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‘3 Body Problem’ Takes The Science Out Of Science Fiction

3 Body Problem scientist sitting at control board.
Image Credit Netflix / YouTube

‘3 Body Problem’ has its moments, but from the sixth episode onward, the series falls off a cliff and becomes almost unwatchable.

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There are a few reasons the series “3 Body Problem” had so much buzz when it came out. First, it was Netflix’s most expensive premiere season of any show to date at $20 million an episode. Second, its showrunners were David Benioff and D.B. Weiss, the men behind “Game of Thrones.”

Third, the show is based on a popular, critically acclaimed novel with a large fan base. Fourth and finally, the show’s first episode drew people’s attention with its shocking scene of China’s cultural revolution, in which a professor is beaten to death in front of a crowd for refusing to recant his beliefs in Western science.

For people looking for the next great science fiction series, “3 Body Problem” seemed primed to deliver. It had the necessary money, talent, source material, and seriousness to tell a thought-provoking story in a compelling way.

And for the first half of the season, the show definitely had its moments, competently building up the suspense and establishing the premises. Sure, the acting was often atrocious, the writing was clunky, and the leftist signaling became tedious with the unnaturally diverse cast and multiple girlboss characters. But there was an intriguing mystery that hooked viewers and kept them watching.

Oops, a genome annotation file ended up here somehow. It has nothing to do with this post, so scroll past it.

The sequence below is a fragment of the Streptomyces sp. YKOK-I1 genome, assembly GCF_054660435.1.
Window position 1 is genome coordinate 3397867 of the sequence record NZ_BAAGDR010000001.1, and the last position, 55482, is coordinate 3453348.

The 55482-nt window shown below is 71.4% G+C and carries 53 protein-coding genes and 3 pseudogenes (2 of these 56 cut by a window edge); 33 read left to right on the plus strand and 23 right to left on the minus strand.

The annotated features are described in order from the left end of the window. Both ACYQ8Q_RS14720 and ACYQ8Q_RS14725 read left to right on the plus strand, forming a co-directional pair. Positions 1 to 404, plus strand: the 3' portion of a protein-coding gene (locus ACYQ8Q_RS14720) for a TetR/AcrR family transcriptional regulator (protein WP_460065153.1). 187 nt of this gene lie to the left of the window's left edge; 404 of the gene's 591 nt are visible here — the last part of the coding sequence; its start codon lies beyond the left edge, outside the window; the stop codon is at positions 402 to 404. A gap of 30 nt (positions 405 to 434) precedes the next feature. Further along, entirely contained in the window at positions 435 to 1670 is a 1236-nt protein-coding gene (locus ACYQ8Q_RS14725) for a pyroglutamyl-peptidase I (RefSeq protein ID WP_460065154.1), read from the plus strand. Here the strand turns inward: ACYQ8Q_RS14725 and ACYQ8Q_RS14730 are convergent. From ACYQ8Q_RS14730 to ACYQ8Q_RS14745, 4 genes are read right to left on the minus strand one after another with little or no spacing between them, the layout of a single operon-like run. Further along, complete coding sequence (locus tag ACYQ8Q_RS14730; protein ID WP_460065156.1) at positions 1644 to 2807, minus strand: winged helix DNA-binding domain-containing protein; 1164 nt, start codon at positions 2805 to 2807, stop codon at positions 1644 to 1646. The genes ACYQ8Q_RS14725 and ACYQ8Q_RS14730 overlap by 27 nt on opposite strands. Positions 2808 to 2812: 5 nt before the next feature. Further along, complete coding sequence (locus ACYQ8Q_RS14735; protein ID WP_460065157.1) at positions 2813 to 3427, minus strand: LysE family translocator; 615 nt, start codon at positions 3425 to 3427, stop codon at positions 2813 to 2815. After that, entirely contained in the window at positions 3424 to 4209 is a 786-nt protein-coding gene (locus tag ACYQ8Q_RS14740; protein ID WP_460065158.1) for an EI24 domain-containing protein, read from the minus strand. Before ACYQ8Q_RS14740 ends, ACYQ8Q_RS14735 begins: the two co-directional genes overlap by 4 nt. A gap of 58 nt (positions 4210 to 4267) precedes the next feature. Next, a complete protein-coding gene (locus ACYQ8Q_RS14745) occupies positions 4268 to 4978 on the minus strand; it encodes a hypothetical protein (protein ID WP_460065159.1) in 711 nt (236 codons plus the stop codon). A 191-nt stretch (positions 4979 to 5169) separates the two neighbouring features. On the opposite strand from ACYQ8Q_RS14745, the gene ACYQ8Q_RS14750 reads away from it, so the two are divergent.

Additionally, Benioff and Weiss use the same storytelling technique as they do in “Game of Thrones,” where they juxtapose multiple plot lines, leaving it to viewers to consider how each character and major event connects with the others.

Unfortunately, from the sixth episode onward, the series falls off a cliff and becomes almost unwatchable. The story shifts from following an advanced alien race (known as the San-Ti) making its way to Earth to exploring the dull interior lives of the main human characters. Thus, we go from watching the San-Ti interact with a select group of people on Earth and how this affects mankind at large to scenes of one man-child encouraging his fellow man-child friend to tell another character how he feels about her. Needless to say, this makes for slow progression and little suspense.

Around this point in the show, some of the other flaws in the story start to rear their ugly heads. For instance, the San-Ti are an advanced race of aliens with unfathomable technological capabilities, but somehow they can’t understand the human capacity for falsehood and deception.

They also like to engage in childish name-calling, hacking into every digital device and projection screen just to harass the user with the message, “YOU ARE BUGS.” For unexplained reasons, the director of the U.K.’s national security is put in charge of a global project to build a spaceship to meet the San-Ti on their voyage to Earth. As for the rest of the world, they seem to carry on mindlessly while a handful of arbitrarily selected scientists do their thing.